The strongest idea had so far was for a large canvas with three triangles of red, yellow and blue so I saw this as a choice of what to make first. as can be seen in the picture on the left I taped up the relevant areas using my waterproof masking tape. I had carefully measured and marked out my canvas as to exactly where I wanted the painted sections to be and theses where generally at half way points around the canvas edges or the same length as a future canvas was going to be.
When I was making my earlier experiments I realised that it was very hard to consistently make up a watery acrylic mix in exactly the same hue each time. To overcome this I decided to make up a large quantity of paint first of all and store it inside three separate jam jars, one for each of the primary colours.
Pictured on the right is my mix of cadmium red acrylic.
During my earlier experiments I also discovered just how much colour shift there was between the recently applied paint and the final dried outcome. This was not down to my choice of acrylic paint as when used in their intended straight from the tube consistency there is virtually no colour shirt between the wet and dry. The colour shift I was experiencing was down the sheer volume of water I was using and as the water evaporated all that was left was the actually pigments of the paint.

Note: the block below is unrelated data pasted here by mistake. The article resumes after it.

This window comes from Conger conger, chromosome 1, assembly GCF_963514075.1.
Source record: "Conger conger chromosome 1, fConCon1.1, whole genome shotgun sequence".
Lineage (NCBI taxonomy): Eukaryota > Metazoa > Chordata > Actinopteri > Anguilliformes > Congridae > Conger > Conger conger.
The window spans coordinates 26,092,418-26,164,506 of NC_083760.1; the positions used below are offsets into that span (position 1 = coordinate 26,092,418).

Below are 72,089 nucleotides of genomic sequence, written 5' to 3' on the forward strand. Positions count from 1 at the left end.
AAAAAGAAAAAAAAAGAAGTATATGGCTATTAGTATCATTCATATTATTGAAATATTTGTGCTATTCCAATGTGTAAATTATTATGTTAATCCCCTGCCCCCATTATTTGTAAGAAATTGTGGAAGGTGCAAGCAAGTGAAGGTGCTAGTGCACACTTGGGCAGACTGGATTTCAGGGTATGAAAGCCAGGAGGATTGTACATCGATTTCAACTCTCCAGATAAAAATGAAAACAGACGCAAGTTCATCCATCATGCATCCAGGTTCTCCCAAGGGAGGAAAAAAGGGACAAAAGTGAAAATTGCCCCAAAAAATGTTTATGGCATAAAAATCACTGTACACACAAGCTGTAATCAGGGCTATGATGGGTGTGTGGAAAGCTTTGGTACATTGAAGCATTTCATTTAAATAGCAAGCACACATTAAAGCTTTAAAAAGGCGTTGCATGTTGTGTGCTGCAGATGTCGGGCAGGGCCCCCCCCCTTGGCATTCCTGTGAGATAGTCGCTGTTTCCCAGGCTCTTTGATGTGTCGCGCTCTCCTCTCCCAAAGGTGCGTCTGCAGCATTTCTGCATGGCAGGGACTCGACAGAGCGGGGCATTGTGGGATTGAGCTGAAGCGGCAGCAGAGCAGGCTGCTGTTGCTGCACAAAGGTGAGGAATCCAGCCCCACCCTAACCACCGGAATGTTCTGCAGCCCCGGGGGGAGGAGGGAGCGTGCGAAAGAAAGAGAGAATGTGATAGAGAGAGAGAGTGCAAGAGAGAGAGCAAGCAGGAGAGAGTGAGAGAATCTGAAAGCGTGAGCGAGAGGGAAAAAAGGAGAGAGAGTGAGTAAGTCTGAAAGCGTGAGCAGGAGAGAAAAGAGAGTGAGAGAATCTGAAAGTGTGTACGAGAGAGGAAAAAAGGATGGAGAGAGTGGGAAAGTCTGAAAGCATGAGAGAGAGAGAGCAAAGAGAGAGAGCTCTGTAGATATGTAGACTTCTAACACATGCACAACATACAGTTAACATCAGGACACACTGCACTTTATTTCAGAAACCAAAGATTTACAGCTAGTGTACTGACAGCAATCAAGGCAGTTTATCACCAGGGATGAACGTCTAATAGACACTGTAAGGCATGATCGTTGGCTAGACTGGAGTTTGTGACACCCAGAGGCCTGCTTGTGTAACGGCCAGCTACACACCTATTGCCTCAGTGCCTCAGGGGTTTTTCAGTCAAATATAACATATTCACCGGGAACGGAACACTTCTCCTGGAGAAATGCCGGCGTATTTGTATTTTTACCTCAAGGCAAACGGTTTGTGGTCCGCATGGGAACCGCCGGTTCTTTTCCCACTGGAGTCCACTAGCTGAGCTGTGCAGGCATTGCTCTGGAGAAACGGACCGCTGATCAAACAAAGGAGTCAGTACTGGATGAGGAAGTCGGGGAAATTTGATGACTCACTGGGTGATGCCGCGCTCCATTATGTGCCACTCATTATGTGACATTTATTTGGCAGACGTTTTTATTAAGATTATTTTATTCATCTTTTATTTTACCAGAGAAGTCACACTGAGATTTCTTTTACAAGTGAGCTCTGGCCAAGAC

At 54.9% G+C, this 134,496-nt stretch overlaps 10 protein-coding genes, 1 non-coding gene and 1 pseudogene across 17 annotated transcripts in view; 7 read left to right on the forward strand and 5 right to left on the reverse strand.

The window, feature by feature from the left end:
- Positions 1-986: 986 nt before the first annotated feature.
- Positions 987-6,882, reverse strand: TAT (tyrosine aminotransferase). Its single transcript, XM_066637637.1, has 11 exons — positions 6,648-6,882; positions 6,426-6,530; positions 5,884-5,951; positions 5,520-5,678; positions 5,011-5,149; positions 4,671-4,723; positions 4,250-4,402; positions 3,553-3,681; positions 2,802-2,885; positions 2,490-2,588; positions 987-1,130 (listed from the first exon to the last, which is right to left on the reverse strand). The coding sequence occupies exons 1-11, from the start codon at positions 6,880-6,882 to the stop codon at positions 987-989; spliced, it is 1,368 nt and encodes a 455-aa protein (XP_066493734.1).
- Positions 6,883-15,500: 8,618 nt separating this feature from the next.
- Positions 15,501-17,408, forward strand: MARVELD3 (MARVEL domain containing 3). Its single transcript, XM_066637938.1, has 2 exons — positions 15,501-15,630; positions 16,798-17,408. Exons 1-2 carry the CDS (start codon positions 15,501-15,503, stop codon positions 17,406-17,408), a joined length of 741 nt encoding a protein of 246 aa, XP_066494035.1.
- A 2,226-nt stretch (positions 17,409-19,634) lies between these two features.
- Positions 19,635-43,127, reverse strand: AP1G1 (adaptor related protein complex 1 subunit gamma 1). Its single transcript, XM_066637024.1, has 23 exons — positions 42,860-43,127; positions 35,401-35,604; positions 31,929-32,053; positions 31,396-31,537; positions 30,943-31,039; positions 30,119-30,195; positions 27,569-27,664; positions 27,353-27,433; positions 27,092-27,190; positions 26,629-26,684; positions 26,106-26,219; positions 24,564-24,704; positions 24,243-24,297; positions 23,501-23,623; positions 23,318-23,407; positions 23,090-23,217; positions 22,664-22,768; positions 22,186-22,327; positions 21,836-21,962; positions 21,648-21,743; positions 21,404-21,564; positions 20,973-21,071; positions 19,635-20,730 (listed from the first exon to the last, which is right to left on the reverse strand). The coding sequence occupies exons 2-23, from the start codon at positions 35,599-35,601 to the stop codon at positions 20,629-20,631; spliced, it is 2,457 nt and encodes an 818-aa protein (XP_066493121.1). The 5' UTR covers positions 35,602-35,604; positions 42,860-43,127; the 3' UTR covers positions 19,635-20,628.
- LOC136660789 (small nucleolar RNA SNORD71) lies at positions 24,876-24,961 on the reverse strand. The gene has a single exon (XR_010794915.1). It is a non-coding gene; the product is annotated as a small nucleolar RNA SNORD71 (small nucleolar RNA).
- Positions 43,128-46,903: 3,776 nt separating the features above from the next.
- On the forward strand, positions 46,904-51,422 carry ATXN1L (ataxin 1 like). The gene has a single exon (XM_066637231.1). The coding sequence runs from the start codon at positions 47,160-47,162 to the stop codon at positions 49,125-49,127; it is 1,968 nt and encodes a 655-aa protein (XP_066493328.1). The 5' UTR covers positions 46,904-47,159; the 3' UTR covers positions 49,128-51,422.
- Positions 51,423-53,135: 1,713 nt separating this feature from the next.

On the left is the completed painting. I was really pleased with how it turned out and all the lines are perfectly straight and true with zero seepage of paint.
I now set about creating a small blue circle onto a small square canvas to go with this larger work. In order to produce as accurate a circle as possible I had to do some thinking. There was no way I would be able to use the masking tape to produce a perfect circle so that was out of the question. I very much doubted that I would also be able to paint one freehand. My best option was to draw around a perfectly round object and use this as a guide for where to place my paint.
I found a plate that was exactly the right size I needed so placed it on the canvas and drew around it using a blue pencil. I took care not to push down too hard on the pencil as I really only wanted a guideline but I thought that the waxy qualities of the pencil would also help repel the paint from areas of the canvas I did not want to cover.
The finished circle is pictured to the right and it has come out really well. There is a hint of a darkness around the edge of the circle where the pencil is slightly different in tone to the paint but this does not detract too much from the finished piece. The technique I am using is not a widely used method within fine art practice so I am continuously refining and improve my methods.